I don’t know about you, but I have an inner force that makes me sincerely care about our planet and it pains me so, to see it being misused and neglected. All my life I have appreciated natures wonders and with that passion, I feel it is necessary to take action, and be consciously aware every waking moment of our surroundings. I also have a strong need to pass that sense of urgency on to others.
Since its inception on April 22, 1970, Earth Day has been celebrated with billions of people around the world taking part in locally sponsored service and global initiatives.
From installing solar panels to reduce our carbon footprint to employee-led service initiatives, USANA contributes to Earth Day values year-round. But we’ve found that not every effort has to be huge. Even simple encouragement to get outside and enjoy nature or reuse plastic bottles can make a positive impact. In that spirit, here are some easy and creative reuse and recycling hacks.
A simple internet search returns thousands of ideas for reusing plastic bottles. Here are a few of our favorite ways to reuse USANA bottles:
- Hide a Key—Glue a rock to the top of a bottle and bury it in your yard or planter to hide a key.
- Camping—One of the great things about our bottles is they’re lightweight and water resistant (if closed properly). Take advantage of this to store matches, smaller toiletries like cotton balls, and organize fishing hooks and lures.
- Gardening—Store seeds, or use larger bottles for windowsill herb pots.
- Travel—Reusing plastic bottles for travel is a great way to keep organized. Use one to hold your earbuds, create your own travel sewing or first aid kit, or pack an empty bottle to use as a small trash container.
- Organization—Do you have that dreaded junk drawer somewhere in your house or garage? That’s all right, we all do. Use old bottles to contain the small things at the bottom of said drawer—like odd buttons, batteries, paper clips, nails, and screws.
In reality, there are only so many ways to reuse your USANA bottles, especially if you and your family take multiple supplements a day. They tend to add up quickly. But rather than chucking them in the garbage, properly recycle them.
All of USANA’s nutritional supplement bottles, lids, and outer plastic sleeves are recyclable. All the cartons are recyclable. Additionally, the shampoo, conditioner, shower gel, body nourisher, and hand therapy bottles and tubes are recyclable, as well as Rev3 cans.
The inner seals on the bottles are not recyclable, however, and some of the Celavive® packaging is not recyclable due to the airless pump system.
We encourage you to recycle the following product containers:
- Conditioning Makeup Remover
- Perfecting Toner
- Protective Day Lotion
The following can be recycled once the dispensing pump is removed and discarded:
- Protective Day Cream
- Vitalizing Serum
- Replenishing Night Gel
- Replenishing Night Cream
Recycling is the best way to help conserve natural resources, turning waste into usable materials. And it isn’t just for plastics.
Here are some general tips on how—and what—to properly recycle.
The general tip for recycling plastic is to recycle by shape rather than the code found on the bottom of containers. Bottles, jars, and jugs can go straight into recycling (this includes your USANA supplement bottles). Just make sure they are clean.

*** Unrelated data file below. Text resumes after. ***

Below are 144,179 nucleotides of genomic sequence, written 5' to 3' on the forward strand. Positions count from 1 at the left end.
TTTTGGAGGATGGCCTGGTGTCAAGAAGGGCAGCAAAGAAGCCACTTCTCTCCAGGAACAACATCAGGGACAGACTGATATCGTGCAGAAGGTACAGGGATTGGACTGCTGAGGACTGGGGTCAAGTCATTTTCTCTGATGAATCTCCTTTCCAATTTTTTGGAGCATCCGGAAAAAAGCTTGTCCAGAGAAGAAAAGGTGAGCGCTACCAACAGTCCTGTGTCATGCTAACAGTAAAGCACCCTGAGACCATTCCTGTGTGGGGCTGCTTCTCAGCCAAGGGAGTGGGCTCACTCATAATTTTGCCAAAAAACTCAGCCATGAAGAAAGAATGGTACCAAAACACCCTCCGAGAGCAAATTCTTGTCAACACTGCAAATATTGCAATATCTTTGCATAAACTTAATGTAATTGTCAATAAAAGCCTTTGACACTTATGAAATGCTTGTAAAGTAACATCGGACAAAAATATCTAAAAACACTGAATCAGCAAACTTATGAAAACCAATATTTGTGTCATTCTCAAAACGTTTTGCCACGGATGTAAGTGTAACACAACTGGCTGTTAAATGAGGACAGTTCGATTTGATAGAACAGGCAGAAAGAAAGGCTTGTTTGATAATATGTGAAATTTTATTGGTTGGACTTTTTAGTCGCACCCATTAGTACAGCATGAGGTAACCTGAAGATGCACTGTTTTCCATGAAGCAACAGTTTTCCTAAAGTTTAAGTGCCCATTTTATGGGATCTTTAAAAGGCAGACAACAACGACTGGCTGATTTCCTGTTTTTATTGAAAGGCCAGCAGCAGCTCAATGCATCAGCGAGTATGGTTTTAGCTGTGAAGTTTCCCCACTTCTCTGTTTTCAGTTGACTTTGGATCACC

The recycling of plastic grocery bags often raises many questions. They should be kept out of general recycling and, instead, dropped off at your local grocery store. Once you’ve done that, consider using cloth or sturdier plastic bags.
Common metal products such as aluminum soda cans, steel and tin cans, aluminum foil, and bakeware are recyclable, but a majority of these end up in U.S. landfills. Simply give them a rinse to get rid of food waste and put them right into your recycle bin.
Nearly all paper or cardboard products are recyclable. So, if you have old magazines, office papers, junk mail, school papers you’ve been holding on to since you graduated (because you never know who might want to check out your old physics notes), or newspapers lying around, bundle them together and put them in your recycling bin.
Not all glass can be recycled, including glass bakeware, drinking glasses, and window glass, as they are made of different materials. Glass recycling isn’t available everywhere, so check your local guidelines before mixing glass in your recycle bin.
Many batteries can be recycled, but they shouldn’t be mixed with your other recyclables. Check with your municipality or do an internet search to locate your nearest drop-off center. And for car batteries, check with a local car dealership or automotive parts store to see if they’ll accept them.
Instead of throwing away damaged electronics, look up the manufacturer to see if they have a recycling program. Some companies may even send you a box for shipping. Your local municipality may also have special disposal days or drop-off locations for used electronics.
If your local municipality has a recycling program, double-check their guidelines to see what they do and do not accept. A quick internet search can also tell you where your nearest drop-off center is.
Learn More about Earth Day
Here are just a few places you can find more information about Earth Day, including tips on how to be more environmentally conscious.
We are must do our part to care! It can start with something as simple as picking up piece of paper. East Coast Life Solutions cares, do you?